ALBANY — The State Department of Environmental Conservation has released a revised draft Adirondack Park Trail Plan for the North Country National Scenic Trail.
The plan includes recommendations for the route the national trail would take through the Adirondacks.
“The North Country Trail will build on the existing network of trails in the region and increase outdoor recreation opportunities for New Yorkers and visitors," Commissioner Joe Martens said in a news release.
"We encourage people to review the plan and provide input to ensure the trail will be a great addition to the magnificent Adirondacks.”
8 TRAILS SO FAR
In March 1980, federal legislation authorized the establishment of the North Country National Scenic Trail.
Since then, Congress has authorized the establishment of eight National Scenic Trails — long-distance, non-motorized trails that follow major geographic features or pass through scenic areas.
National Scenic Trails are patterned after the renowned Appalachian National Scenic Trail, commonly known as the Appalachian Trail.
The projected length of the North Country Trail is about 4,600 miles, stretching across the northern tier of the United States.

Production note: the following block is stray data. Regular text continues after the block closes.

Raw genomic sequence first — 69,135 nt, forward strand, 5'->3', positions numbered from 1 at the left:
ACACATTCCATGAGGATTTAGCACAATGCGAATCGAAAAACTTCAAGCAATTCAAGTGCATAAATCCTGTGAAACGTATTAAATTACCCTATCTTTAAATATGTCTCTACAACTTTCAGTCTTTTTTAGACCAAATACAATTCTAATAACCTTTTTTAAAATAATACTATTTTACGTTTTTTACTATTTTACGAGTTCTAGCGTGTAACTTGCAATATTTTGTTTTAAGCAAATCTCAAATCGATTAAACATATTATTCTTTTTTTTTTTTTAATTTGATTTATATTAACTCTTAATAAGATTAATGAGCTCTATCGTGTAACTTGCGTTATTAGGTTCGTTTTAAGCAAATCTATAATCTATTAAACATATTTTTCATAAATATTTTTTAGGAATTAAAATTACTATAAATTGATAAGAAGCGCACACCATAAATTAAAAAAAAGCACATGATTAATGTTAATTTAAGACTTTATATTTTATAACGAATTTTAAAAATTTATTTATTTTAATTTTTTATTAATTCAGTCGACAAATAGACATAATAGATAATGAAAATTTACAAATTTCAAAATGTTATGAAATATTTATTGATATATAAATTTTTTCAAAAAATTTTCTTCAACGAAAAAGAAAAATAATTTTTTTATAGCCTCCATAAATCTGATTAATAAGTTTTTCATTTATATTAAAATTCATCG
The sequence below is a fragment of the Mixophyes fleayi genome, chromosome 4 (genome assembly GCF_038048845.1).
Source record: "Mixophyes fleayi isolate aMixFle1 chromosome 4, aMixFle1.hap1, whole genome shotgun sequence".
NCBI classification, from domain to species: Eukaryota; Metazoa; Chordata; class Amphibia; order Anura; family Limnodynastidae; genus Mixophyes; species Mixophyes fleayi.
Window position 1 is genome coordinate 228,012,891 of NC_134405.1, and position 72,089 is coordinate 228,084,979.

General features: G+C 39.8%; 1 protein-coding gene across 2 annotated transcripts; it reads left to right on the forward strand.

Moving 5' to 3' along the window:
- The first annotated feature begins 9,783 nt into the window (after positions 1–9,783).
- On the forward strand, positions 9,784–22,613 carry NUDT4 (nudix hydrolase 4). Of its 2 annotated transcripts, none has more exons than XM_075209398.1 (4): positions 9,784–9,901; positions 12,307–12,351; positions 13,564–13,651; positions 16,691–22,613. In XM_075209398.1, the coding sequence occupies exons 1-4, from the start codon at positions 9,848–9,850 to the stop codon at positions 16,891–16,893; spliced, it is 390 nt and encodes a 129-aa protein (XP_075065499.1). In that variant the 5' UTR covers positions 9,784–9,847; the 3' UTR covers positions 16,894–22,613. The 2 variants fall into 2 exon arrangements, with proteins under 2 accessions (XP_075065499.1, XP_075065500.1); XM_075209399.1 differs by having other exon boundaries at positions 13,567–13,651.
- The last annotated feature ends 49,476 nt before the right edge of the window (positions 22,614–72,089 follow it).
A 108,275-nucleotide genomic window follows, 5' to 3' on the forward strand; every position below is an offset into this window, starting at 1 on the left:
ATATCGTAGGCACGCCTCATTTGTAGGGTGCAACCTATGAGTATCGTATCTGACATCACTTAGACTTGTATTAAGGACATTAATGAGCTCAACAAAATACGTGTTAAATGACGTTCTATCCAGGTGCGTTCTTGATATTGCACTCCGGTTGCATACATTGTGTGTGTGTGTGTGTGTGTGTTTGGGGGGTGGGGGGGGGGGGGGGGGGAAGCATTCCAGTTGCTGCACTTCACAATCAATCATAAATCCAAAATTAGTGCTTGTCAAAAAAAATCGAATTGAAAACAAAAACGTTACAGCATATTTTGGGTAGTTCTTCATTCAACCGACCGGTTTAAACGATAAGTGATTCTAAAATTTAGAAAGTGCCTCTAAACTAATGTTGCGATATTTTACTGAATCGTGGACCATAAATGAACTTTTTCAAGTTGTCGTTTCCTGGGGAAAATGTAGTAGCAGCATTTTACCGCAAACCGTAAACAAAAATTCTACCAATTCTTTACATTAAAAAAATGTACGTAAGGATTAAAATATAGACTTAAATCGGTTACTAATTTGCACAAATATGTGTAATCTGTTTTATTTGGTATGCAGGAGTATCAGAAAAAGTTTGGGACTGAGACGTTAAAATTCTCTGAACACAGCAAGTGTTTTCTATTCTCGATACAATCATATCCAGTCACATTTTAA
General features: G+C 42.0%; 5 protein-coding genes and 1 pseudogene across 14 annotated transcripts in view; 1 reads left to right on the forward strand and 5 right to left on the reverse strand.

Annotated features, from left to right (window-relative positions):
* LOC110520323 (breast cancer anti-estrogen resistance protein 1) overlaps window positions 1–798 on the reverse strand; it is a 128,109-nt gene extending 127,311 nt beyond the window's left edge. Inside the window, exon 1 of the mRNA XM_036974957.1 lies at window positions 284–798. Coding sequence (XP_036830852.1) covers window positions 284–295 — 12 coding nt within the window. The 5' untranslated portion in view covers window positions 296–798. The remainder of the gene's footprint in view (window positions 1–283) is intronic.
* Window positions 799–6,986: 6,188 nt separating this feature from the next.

Around 2,000 miles have already been completed.
Under federal law, the trail is being developed and managed through a federal-state-local-private partnership, with the National Park Service providing overall administration and coordination.
FIRST PLAN REVISED
In November 2007, DEC released the Draft Adirondack Park Trail Plan for public comment and review.
The plan described a proposed route for the trail across the central region of the Adirondack Park.
Revisions to that plan were made based on public comment and information gained from scouting trail alternatives.
The revised plan recommends following about 81 miles of existing foot trails and constructing 38 miles of new trails within the park.
About 39 miles of temporary connections along roads would be used initially to make links along this route.
158 MILES IN PARK